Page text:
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Published: Sunday, 8/25/2013 - Updated: 1 year ago

Less-known candidates fill out Sept. 10 field

Libertarian, independent, evangelist, write-in share their visions for Toledo

BY ARIELLE STAMBLER
BLADE STAFF WRITER

The Sept. 10 primary election is approaching and eight mayoral candidates — four of whom are not considered front-runners — are vying for the top two spots.

Some of them have decades of experience in city government and ideas about how to put the city’s operations in order. Others feel their primary qualification for the job stems from their religious faith.

In addition to Mayor Mike Bell, City Councilman D. Michael Collins, Councilman Joe McNamara, and Lucas County Auditor Anita Lopez, there are four others in the race.

Michael Konwinski

Michael Konwinski, the only Libertarian candidate in the running, said he hates to see waste in his personal life and in city government. If elected, he would work on eliminating what he calls “position creep,” when two people are doing the job of one.

He plans to reduce the cost of city government by scrapping unnecessary administrative and managerial positions and implementing a performance review system to hold employees accountable.

A Toledo native, Mr. Konwinski, 57, received a bachelor of business administration degree from the University of Toledo in 1978.

Although he retired in December, he has more than 30 years of experience in city service, primarily in the water distribution department. He spent his last three and a half years of employment in the finance department, helping to put the city on a new financial software program.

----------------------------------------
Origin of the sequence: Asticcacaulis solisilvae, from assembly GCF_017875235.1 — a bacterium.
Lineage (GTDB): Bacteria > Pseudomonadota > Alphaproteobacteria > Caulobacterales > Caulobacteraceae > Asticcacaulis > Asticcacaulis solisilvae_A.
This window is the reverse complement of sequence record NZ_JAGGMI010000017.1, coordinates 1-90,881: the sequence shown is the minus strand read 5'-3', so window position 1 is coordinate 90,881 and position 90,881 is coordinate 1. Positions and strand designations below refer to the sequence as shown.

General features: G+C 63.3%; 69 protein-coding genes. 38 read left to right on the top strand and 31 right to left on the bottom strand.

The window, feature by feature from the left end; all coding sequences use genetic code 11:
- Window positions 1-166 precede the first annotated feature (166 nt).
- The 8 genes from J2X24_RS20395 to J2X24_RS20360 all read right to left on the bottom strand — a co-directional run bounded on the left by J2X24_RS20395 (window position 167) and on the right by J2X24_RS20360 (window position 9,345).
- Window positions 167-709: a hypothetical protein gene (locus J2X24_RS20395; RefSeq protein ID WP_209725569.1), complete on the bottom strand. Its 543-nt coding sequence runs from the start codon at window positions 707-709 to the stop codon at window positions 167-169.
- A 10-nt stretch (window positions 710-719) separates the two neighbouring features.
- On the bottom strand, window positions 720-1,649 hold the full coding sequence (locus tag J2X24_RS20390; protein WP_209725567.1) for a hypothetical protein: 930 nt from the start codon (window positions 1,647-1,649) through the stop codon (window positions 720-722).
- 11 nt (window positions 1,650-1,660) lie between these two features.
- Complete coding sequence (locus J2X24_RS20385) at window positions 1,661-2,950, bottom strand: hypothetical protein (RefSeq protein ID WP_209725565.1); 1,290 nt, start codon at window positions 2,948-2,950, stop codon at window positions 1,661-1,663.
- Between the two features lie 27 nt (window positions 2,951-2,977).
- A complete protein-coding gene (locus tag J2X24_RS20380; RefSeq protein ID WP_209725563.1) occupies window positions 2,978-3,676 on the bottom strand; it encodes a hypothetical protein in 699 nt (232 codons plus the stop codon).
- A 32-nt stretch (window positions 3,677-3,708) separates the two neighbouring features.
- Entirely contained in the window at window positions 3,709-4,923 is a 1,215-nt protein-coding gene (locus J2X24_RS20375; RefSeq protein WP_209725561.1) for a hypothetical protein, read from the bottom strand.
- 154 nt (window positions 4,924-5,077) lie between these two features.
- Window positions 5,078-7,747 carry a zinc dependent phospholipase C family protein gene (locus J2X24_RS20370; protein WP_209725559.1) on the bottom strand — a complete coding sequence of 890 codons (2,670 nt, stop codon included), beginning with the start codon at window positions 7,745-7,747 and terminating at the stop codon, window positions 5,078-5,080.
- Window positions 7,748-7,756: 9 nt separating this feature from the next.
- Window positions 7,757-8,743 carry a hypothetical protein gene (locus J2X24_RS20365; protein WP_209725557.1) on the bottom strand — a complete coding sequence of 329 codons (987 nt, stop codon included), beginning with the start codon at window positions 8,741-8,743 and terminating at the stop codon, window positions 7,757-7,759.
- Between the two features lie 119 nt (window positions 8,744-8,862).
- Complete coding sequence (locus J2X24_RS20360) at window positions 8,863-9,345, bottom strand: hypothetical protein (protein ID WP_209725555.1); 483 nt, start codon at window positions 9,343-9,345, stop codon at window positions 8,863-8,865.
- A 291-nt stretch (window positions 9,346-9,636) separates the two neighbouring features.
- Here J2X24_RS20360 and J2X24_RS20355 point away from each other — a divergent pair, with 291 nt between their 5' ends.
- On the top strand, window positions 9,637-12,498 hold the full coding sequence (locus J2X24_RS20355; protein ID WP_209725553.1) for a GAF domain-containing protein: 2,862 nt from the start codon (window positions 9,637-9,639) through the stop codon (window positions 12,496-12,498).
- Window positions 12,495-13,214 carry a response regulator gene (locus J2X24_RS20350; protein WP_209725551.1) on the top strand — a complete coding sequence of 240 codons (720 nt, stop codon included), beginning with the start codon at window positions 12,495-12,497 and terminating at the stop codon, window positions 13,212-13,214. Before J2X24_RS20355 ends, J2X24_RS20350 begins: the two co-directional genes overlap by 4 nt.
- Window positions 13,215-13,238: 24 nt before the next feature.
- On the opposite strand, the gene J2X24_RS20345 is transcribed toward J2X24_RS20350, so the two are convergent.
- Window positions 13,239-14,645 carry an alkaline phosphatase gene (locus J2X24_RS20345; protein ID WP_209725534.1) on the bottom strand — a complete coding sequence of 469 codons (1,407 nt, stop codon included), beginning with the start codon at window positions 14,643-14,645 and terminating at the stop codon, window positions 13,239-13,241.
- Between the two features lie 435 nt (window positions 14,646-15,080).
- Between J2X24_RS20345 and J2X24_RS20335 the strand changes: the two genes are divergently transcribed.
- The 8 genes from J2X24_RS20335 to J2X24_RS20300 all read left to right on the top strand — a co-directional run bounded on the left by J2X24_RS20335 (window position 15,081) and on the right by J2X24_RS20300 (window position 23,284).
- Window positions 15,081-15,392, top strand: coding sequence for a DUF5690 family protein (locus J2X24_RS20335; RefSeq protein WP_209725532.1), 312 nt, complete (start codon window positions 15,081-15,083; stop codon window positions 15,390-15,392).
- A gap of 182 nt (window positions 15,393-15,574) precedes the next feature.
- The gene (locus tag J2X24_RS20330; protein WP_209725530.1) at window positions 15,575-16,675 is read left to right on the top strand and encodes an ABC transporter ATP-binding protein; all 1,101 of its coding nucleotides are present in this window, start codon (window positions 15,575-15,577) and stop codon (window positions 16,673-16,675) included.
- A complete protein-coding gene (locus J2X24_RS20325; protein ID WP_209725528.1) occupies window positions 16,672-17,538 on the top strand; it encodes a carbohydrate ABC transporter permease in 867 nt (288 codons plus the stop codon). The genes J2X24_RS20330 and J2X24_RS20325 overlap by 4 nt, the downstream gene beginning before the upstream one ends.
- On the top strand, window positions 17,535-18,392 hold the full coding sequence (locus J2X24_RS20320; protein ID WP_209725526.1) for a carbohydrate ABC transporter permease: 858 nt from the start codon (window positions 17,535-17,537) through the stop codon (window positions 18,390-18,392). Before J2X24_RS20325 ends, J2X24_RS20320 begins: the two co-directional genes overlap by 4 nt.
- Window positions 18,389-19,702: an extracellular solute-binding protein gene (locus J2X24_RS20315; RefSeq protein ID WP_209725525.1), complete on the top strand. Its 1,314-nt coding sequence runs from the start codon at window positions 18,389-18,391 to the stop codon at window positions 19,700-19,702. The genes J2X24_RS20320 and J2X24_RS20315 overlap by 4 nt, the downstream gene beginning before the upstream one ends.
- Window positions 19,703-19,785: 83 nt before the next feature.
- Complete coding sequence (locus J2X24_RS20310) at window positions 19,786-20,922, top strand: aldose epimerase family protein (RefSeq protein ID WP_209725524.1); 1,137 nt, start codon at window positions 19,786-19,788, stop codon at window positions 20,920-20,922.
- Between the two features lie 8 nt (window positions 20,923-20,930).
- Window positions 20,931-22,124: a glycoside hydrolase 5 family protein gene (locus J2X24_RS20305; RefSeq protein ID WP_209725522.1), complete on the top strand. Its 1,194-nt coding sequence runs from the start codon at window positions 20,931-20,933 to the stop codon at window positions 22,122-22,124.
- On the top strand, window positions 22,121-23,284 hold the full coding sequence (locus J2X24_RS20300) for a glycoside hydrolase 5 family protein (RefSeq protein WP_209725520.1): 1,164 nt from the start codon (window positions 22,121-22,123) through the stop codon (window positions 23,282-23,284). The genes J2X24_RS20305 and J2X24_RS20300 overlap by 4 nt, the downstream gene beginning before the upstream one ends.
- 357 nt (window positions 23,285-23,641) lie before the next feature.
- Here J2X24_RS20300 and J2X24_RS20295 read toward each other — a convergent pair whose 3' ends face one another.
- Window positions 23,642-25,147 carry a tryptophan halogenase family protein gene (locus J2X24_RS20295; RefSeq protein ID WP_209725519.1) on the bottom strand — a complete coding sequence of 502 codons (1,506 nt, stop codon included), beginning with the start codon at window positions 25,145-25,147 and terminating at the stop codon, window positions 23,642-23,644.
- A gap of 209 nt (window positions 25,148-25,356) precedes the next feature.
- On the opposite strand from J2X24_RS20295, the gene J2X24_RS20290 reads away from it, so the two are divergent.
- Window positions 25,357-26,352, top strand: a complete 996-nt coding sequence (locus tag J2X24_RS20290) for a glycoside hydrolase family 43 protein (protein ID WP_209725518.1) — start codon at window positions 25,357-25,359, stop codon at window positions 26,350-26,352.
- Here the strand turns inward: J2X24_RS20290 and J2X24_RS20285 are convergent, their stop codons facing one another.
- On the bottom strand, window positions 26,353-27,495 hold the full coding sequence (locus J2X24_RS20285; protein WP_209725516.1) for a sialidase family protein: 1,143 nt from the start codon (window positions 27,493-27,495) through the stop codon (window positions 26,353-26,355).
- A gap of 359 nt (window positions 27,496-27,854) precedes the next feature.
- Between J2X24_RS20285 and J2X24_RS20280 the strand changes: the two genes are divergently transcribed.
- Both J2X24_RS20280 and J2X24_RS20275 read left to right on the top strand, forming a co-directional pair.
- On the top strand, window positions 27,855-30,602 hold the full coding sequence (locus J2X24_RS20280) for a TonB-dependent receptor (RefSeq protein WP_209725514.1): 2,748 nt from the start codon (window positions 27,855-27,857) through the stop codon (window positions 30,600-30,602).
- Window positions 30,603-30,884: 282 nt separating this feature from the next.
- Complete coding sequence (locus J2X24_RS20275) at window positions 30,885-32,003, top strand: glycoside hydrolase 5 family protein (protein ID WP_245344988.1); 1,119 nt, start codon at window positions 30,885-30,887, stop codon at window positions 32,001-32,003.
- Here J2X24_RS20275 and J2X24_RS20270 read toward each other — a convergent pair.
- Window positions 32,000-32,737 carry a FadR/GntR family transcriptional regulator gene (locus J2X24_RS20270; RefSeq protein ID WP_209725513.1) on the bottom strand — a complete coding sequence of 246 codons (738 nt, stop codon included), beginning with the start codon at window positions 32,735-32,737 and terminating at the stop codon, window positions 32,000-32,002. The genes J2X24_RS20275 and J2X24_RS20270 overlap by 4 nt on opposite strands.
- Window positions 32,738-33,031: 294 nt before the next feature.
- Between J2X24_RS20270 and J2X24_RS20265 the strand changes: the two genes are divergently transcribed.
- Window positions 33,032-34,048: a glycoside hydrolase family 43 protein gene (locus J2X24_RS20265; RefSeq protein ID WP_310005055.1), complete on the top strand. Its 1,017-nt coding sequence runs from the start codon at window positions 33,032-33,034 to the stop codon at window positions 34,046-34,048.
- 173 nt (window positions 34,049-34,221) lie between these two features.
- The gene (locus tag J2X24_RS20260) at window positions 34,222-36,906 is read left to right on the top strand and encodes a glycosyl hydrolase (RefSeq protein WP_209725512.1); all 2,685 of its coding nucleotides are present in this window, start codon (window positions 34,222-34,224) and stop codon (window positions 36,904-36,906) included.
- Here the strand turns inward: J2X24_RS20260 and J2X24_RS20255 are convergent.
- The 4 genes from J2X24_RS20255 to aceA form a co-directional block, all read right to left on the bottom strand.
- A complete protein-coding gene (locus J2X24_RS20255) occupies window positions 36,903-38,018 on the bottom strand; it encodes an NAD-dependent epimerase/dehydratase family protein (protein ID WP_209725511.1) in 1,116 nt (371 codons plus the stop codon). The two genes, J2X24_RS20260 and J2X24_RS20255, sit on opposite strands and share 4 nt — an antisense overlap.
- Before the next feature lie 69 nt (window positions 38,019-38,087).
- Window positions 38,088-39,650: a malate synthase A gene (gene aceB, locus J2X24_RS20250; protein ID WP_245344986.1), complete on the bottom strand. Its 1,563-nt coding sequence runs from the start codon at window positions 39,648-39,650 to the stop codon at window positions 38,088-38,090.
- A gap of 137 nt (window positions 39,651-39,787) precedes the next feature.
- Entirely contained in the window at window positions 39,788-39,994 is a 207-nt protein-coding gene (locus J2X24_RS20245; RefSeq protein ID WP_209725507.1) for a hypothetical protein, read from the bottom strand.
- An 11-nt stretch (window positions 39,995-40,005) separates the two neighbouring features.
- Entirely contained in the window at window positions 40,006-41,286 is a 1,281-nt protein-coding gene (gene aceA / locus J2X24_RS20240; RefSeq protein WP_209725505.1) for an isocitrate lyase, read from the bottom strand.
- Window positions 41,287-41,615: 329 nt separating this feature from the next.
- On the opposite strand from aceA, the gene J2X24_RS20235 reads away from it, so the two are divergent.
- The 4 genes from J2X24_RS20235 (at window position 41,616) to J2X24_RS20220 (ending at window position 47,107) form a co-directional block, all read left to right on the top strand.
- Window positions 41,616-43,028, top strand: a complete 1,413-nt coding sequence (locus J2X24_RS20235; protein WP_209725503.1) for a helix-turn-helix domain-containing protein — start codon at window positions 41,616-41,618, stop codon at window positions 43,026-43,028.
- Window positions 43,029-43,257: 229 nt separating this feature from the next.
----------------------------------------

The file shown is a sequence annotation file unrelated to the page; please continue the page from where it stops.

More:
Mr. Konwinski said he would run Toledo with “more of a business attitude as opposed to a political attitude.”

He plans to reduce the city income tax from 2.25 percent to 2 percent, and he hopes to make the city more business-friendly by streamlining the permitting process for businesses.

Mr. Konwinski admits he is not a career politician. “If I don’t win this, I’m not going to run again. I don’t like the politics of it,” he said. “If I can’t effect the change I want in four years, then I don’t deserve the spot. If I can effect the change I want, then I’ll be happy with that and let it go to the next person.”

Alan Cox

Alan Cox, who is running as an independent, has similar priorities. As mayor, he said he would work to “right size staffing, getting proper people in management, and getting the budget in line.”

After 23 years as a city neighborhood department specialist and 10 years as president of Local 2058 of the American Federation of State, County, and Municipal Employees, Mr. Cox said he knows which staffing levels need to be adjusted. “I can make arguments for why certain positions are not needed,” he said.

Mr. Cox, 60, wants to return to the city manager form of government that Toledo had before 1994. According to this model, the mayor is a representative and a city manager is hired by City Council based upon his or her management expertise.

“Let’s put it in the hands of a professional who is appointed and is held accountable,” he said. “I believe it’s the best solution, but I want to make sure we do something that is consistent with what the citizens want.”

That’s why Mr. Cox would aim to put the issue on the general election ballot in November, 2014, if elected mayor.

Another priority of his would be allowing union leaders to determine how they want to allocate their budgets to each of their bargaining units.